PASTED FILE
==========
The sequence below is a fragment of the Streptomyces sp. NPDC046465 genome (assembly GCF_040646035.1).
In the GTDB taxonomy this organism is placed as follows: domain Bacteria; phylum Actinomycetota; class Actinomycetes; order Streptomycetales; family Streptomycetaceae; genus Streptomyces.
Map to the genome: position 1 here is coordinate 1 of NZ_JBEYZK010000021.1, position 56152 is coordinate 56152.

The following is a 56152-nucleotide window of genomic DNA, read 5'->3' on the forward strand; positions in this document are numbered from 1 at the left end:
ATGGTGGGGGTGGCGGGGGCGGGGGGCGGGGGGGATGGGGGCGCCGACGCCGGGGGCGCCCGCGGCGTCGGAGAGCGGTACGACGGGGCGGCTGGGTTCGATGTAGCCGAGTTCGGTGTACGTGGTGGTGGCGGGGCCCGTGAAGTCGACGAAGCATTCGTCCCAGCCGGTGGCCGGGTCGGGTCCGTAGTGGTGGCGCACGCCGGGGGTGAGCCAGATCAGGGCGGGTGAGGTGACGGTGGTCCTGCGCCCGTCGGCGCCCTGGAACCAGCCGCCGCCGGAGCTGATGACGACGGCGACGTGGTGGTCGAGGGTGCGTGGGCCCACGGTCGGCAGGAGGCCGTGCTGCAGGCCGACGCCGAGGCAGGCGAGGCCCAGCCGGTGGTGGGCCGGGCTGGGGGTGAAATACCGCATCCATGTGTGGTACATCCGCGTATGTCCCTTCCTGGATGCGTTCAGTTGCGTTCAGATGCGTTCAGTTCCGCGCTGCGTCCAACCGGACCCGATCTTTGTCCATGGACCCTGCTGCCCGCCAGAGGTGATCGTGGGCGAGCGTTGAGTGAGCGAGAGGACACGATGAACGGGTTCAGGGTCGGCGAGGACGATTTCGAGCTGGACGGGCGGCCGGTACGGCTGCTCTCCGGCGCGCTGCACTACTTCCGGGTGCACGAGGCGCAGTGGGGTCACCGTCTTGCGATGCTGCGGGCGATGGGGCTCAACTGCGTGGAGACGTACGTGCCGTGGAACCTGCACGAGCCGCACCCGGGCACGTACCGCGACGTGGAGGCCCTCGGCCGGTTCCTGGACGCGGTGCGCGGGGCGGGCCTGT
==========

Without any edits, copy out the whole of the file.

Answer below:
The sequence below is a fragment of the Streptomyces sp. NPDC046465 genome (assembly GCF_040646035.1).
In the GTDB taxonomy this organism is placed as follows: domain Bacteria; phylum Actinomycetota; class Actinomycetes; order Streptomycetales; family Streptomycetaceae; genus Streptomyces.
Map to the genome: position 1 here is coordinate 1 of NZ_JBEYZK010000021.1, position 56152 is coordinate 56152.

The following is a 56152-nucleotide window of genomic DNA, read 5'->3' on the forward strand; positions in this document are numbered from 1 at the left end:
ATGGTGGGGGTGGCGGGGGCGGGGGGCGGGGGGGATGGGGGCGCCGACGCCGGGGGCGCCCGCGGCGTCGGAGAGCGGTACGACGGGGCGGCTGGGTTCGATGTAGCCGAGTTCGGTGTACGTGGTGGTGGCGGGGCCCGTGAAGTCGACGAAGCATTCGTCCCAGCCGGTGGCCGGGTCGGGTCCGTAGTGGTGGCGCACGCCGGGGGTGAGCCAGATCAGGGCGGGTGAGGTGACGGTGGTCCTGCGCCCGTCGGCGCCCTGGAACCAGCCGCCGCCGGAGCTGATGACGACGGCGACGTGGTGGTCGAGGGTGCGTGGGCCCACGGTCGGCAGGAGGCCGTGCTGCAGGCCGACGCCGAGGCAGGCGAGGCCCAGCCGGTGGTGGGCCGGGCTGGGGGTGAAATACCGCATCCATGTGTGGTACATCCGCGTATGTCCCTTCCTGGATGCGTTCAGTTGCGTTCAGATGCGTTCAGTTCCGCGCTGCGTCCAACCGGACCCGATCTTTGTCCATGGACCCTGCTGCCCGCCAGAGGTGATCGTGGGCGAGCGTTGAGTGAGCGAGAGGACACGATGAACGGGTTCAGGGTCGGCGAGGACGATTTCGAGCTGGACGGGCGGCCGGTACGGCTGCTCTCCGGCGCGCTGCACTACTTCCGGGTGCACGAGGCGCAGTGGGGTCACCGTCTTGCGATGCTGCGGGCGATGGGGCTCAACTGCGTGGAGACGTACGTGCCGTGGAACCTGCACGAGCCGCACCCGGGCACGTACCGCGACGTGGAGGCCCTCGGCCGGTTCCTGGACGCGGTGCGCGGGGCGGGCCTGT